Welcome to JASBA, The Jane Austen Society of Buenos Aires, Argentina, a Latin American association for those who wish to share their appreciation of Jane Austen.


richard mille replica

 It all began quite quietly and simply -as the nice things in this world usually do- about sixty years ago, in 1940, to be precise. Dorothy Darnell had the bright idea and it caught on. It has today about twelve branches and close on two thousand members.

   Then, in 1975, Canadian-born Joan Austen-Leigh, great-great-great-niece of the novelist, met Jack Grey of New York, a fellow Janeite, at Chawton, and they decided to launch JASNA, the Jane Austen Society  of North America, covering the U.S.A. and Canada. JASNA has today between four and five thousand members.

   JASNA gave birth to JASA, the Jane Austen Society of Australia, with independent centres at Sidney, Melbourne and Adelaide. Nora Walker founded JASA in about 1990. They have today about four hundred and fifty members.

   There are also Jane Austen Societies in Scandinavia, the Netherlands, Malaysia and Central Africa. None in China, India or Japan, which surprises me because people there are great readers and well up in European literature. Jane Austen would appeal, I am sure, to the oriental mind. That film we all liked so much, “The Remains of the Day”, was based upon a novel about English life by a Japanese. Jane Austen would have loved the book, and the author, I am sure, is consciously or unconsciously a Janeite.

Now about ourselves.

    We were the first and are still the only Jane Austen Society in South America. Be proud of the fact, keep the home fires burning, organize your events, publish your proceedings, make our Centre as good as any other. But we have no money, you cry. Yes, you have. It’s in your own pockets and purses.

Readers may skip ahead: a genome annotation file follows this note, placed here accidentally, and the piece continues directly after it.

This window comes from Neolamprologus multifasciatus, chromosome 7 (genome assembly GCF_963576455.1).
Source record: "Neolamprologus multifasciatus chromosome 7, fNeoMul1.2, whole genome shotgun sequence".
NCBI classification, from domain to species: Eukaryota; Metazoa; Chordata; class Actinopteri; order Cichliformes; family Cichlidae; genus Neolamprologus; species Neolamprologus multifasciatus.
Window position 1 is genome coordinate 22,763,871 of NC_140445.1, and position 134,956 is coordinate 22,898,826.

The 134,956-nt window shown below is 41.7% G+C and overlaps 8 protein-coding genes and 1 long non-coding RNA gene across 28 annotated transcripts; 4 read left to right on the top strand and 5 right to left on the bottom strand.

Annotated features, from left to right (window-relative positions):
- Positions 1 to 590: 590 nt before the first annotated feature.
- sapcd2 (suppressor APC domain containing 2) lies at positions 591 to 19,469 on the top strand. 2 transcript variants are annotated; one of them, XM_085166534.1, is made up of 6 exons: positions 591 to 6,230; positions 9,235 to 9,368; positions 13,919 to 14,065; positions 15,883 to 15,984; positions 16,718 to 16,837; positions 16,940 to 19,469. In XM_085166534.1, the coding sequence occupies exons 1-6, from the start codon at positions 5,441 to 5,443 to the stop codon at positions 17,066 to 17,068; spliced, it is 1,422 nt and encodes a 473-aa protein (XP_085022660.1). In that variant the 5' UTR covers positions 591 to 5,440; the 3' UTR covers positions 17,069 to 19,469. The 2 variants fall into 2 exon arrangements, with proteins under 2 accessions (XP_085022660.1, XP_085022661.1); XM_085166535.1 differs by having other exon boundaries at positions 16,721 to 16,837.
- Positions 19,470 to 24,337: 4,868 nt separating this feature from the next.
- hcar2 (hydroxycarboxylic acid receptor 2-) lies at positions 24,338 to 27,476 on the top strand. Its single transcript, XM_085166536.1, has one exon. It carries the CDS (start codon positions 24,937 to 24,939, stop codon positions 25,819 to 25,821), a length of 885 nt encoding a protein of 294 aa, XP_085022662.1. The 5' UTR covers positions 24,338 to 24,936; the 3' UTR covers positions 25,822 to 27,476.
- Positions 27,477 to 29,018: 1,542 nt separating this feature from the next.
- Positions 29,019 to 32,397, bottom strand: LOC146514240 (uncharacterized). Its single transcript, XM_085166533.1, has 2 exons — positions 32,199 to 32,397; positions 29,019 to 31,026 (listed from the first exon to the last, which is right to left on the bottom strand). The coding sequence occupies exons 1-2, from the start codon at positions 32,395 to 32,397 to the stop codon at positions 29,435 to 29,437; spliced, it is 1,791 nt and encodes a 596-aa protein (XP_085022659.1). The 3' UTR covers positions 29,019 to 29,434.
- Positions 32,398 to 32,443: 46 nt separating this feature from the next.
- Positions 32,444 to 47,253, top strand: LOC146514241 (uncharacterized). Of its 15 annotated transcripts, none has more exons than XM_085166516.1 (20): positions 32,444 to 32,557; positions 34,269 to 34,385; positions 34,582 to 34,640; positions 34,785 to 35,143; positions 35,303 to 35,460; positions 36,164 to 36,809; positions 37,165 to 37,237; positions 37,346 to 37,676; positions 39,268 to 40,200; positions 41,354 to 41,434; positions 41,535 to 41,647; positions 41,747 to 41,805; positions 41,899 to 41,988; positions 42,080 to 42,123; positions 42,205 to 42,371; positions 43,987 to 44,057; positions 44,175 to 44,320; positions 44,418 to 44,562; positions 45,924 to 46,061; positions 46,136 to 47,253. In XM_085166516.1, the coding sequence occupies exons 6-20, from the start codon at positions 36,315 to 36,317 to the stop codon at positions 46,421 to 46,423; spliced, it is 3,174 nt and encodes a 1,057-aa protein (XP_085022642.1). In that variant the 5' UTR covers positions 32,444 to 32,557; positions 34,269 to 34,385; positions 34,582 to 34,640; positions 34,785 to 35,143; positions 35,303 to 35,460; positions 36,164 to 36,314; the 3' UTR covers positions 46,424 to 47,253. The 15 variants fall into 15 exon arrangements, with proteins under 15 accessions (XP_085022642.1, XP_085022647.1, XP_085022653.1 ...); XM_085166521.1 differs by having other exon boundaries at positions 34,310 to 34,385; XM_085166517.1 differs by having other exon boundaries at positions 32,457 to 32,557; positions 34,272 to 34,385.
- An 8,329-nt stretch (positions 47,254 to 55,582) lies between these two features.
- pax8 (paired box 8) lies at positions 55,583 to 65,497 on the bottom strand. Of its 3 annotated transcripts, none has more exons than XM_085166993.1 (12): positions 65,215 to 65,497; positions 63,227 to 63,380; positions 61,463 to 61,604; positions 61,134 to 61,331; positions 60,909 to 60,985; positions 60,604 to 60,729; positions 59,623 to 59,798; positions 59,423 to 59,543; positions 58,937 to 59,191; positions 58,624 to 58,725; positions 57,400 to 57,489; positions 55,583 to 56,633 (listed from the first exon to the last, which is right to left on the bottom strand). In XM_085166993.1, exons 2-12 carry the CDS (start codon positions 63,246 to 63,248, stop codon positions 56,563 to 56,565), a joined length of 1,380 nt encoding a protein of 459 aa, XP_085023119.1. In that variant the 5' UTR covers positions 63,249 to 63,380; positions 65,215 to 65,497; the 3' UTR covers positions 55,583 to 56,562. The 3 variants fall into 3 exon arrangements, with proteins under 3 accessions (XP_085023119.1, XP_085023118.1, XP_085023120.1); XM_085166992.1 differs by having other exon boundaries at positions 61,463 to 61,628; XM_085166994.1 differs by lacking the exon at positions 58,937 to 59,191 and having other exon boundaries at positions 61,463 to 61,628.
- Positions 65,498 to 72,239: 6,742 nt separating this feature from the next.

I founded The Buenos Aires or B.A. Jane Austen Society on August 26th, 1997, at 2934 Güemes Street, and the Act of Foundation hangs framed in my room at 2932 Güemes Street for anyone to see.  In other words, we have been going, in existence for just over three years. In that short space of time we have re-read the six famous novels, read the three unfinished ones, and viewed the superb B.B.C. videograms. No mean achievement! I doubt whether as much has been done in so short a space of time by any other Jane Austen Society anywhere else in the world.

   This sounds like blowing your own trumpet, which you are not supposed to do in polite society. But, as I always say, if you don’t, who else will? Perhaps, though, we shouldn’t crow too loud or think we’re the cat’s whiskers. Let us remember that Jane Austen herself, in the seven years she lived at Chawton, revised her first three novels and wrote another three. All in the parlour of the little house at Chawton, with all the interruptions you can imagine because she was a housekeeper as well as a writer, on a little rectangular writing-desk (inherited by Joan Austen-Leigh and presented by her to the British Library) with a quill pen and ink and in longhand. No shorthand for her, or secretaries, fountain or ballpoint pens or biromes, or copying agencies, or computers or any of the gadgets we pampered children of the Technological Revolution resort to!

Patrick  Dudgeon
M.A. (Cantab.)

The Jane Austen Society of Buenos Aires
Prof.  Nadine Aguilar
Güemes 3758- 6th floor “A” / (1425) Buenos Aires / Argentina

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Booklet (available) with the main points made by Mr. Patrick Dudgeon in his talk to the Jane Austen Society of Buenos Aires.

Invitation to submit…
Newsletter Nº 6, 2008


Nadine Aguilar,
Doris Thoroughgood Godward
Hon. Secretary:
Karin Handley
Susana Zanetta
Public Relations
Litty Onetti de Mora

Susana de Tezanos Pinto
March 18th, 2008